Vincentian cops trained in polygraph testing
December 19, 2014
Vincentian cops trained in polygraph testing

Members of the Royal St Vincent and the Grenadines Police Force (RSVGPF) were among 24 regional law enforcement officers who have been trained to administer polygraph tests.

While delivering the feature address during the closing ceremony of the inaugural Regional Security System{{more}} Basic Polygraph Training Course, at the Regional Police Training Centre, Seawell, Christ Church, Barbados on December 12, Director of Public Prosecution in Barbados Charles Leacock however cautioned that polygraph testing cannot be used as conclusive evidence of guilt or innocence of an individual.

Leacock said while the form of scientific testing should be viewed by the criminal justice system as an important tool, the rights of suspects must remain paramount.

He also explained that in order for the results to be used in the law courts, the lie detector test should be obtained voluntarily among other requirements.

“A suspect can only have a polygraph test if he agrees to one. If he agrees to have the test then the results may not be used to show by any means that it is conclusive of his guilt or of his innocence.

“An innocent man might well be a very nervous man or a guilty woman might well be much successful in passing a polygraph test as she might well be able to keep her blood pressure and skin connectivity to such an extent that she can pass the polygraph test easily.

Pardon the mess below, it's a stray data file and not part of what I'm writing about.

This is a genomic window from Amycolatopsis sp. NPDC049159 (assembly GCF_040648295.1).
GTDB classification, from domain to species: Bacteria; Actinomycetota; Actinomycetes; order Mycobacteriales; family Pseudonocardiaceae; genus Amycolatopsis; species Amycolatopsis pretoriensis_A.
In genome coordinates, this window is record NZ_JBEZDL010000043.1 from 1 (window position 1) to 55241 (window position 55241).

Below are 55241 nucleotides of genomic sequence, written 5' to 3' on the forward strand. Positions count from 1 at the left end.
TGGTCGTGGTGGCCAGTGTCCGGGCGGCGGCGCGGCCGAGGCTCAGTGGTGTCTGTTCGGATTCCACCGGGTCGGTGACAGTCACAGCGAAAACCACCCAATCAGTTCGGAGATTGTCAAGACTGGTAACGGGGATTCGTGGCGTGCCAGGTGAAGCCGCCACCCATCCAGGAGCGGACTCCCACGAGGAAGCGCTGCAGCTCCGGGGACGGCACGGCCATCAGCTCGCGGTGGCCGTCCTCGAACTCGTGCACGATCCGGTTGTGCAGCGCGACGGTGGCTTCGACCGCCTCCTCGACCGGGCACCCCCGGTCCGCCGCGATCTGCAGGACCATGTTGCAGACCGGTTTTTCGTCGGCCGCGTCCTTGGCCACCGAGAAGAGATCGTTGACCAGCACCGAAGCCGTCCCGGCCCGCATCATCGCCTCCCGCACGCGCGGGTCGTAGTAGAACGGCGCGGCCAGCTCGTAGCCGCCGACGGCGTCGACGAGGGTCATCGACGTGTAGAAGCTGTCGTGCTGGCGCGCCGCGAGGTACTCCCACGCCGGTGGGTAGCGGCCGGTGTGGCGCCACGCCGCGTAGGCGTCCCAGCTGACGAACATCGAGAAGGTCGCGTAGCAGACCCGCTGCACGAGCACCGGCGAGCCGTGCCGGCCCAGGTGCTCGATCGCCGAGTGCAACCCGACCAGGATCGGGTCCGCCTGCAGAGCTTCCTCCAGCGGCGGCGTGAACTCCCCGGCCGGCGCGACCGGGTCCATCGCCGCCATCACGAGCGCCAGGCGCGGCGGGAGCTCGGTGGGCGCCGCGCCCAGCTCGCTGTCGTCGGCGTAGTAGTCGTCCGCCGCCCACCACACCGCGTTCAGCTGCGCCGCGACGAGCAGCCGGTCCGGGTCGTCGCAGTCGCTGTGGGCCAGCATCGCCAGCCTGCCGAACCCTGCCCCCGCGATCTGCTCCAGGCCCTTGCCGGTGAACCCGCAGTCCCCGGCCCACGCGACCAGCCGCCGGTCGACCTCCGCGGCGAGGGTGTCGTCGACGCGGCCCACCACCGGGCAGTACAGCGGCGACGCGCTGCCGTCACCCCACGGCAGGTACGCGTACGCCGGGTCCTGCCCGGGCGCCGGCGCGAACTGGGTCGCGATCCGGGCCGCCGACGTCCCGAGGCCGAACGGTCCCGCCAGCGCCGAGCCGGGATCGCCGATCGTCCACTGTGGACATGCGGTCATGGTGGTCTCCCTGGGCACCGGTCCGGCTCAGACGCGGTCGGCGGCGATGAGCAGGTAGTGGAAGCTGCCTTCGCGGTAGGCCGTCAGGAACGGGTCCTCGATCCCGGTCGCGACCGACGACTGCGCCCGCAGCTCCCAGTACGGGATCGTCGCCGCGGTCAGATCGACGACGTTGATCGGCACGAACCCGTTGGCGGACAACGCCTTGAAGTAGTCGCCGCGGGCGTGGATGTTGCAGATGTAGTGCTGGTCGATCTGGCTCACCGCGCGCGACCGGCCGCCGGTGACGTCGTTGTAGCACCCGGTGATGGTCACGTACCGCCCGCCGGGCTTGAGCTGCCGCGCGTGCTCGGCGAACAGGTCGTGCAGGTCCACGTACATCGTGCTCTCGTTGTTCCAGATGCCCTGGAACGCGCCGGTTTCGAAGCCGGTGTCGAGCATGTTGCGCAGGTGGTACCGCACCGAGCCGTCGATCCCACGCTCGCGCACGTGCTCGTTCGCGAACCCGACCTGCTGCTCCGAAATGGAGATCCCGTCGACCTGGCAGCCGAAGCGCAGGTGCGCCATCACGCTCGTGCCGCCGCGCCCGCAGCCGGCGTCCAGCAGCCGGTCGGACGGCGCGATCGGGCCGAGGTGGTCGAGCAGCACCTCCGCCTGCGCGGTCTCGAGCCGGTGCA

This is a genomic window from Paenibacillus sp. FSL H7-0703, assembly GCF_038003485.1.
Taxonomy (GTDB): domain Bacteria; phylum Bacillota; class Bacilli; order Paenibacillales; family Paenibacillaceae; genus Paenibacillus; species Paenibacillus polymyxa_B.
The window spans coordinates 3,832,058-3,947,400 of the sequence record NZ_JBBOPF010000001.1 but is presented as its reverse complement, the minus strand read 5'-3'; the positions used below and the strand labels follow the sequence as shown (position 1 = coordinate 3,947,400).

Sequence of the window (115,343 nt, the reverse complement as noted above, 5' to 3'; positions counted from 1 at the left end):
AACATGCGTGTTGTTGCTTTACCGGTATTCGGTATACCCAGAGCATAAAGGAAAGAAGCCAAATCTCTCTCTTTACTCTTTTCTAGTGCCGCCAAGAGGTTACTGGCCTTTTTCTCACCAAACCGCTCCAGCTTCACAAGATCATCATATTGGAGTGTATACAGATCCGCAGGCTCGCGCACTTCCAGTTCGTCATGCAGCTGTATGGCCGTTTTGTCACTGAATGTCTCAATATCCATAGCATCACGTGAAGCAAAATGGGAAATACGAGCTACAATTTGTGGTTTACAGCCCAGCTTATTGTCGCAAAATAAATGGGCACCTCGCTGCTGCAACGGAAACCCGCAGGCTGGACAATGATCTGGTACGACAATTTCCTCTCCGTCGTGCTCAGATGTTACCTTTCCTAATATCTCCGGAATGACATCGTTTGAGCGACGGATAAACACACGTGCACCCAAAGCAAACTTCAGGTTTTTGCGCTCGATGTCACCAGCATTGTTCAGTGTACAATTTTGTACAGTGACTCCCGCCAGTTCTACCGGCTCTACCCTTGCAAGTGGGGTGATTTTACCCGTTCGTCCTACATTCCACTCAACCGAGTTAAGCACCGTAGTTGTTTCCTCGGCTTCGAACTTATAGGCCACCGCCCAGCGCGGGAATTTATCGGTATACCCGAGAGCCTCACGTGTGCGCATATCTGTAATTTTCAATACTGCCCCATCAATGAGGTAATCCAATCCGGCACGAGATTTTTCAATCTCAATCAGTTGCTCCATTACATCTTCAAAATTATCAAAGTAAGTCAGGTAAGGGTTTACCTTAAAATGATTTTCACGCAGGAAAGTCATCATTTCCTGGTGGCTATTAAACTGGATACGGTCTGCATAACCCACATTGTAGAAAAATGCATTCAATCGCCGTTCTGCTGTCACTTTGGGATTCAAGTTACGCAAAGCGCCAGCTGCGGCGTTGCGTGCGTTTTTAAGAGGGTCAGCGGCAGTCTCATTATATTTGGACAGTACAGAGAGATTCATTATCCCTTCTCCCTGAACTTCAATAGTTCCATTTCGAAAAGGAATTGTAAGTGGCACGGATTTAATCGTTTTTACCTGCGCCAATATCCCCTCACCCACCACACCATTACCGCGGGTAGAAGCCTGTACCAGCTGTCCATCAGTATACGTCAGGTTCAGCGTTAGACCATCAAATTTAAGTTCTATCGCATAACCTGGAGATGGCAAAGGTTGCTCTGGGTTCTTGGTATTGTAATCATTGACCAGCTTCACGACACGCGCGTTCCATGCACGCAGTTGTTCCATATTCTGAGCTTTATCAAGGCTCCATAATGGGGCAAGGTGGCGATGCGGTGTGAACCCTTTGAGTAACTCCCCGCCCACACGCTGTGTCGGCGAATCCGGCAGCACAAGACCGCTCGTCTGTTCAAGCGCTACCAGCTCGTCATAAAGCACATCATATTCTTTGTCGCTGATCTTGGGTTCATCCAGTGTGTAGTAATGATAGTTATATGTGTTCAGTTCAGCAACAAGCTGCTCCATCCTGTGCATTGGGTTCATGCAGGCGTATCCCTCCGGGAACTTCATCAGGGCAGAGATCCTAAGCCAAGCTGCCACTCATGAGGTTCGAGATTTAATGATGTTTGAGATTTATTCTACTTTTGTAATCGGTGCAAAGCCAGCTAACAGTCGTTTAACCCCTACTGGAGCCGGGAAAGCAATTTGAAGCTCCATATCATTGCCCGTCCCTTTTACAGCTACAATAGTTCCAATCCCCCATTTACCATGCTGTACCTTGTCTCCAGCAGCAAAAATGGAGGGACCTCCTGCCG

“It is simply a tool of assessing his credibility. It must not be obtained by aggressive circumstances. It must not be obtained in breach of any rule that violates the suspect’s rights,” he said.

Twenty-four participants from Antigua and Barbuda, Dominica, Grenada, St. Vincent and the Grenadines, St. Kitts and Nevis and Barbados participated in the intense 10-week training programme facilitated by Chip Morgan and Lori Kosiarek from the Academy of Polygraph Science based in Florida.

In delivering remarks, Deputy Commissioner of Police Oral Williams said polygraph testing had a role to play in the proper administration of forces.

He said officers trained in the area have already used it to carry out pre-employment screening and as a result they obtained valuable information on applicants.

As he congratulated the successful participants, Williams told local officers that their new skills would be used for in house examination, in nearby jurisdictions and also indicated to them that local businesses were now requesting that the test be carried out on their employees.

Inspector Hawkins Nanton of the RSVGPF was among the graduates from St Vincent and the Grenadines. (Adapted from Barbados Today)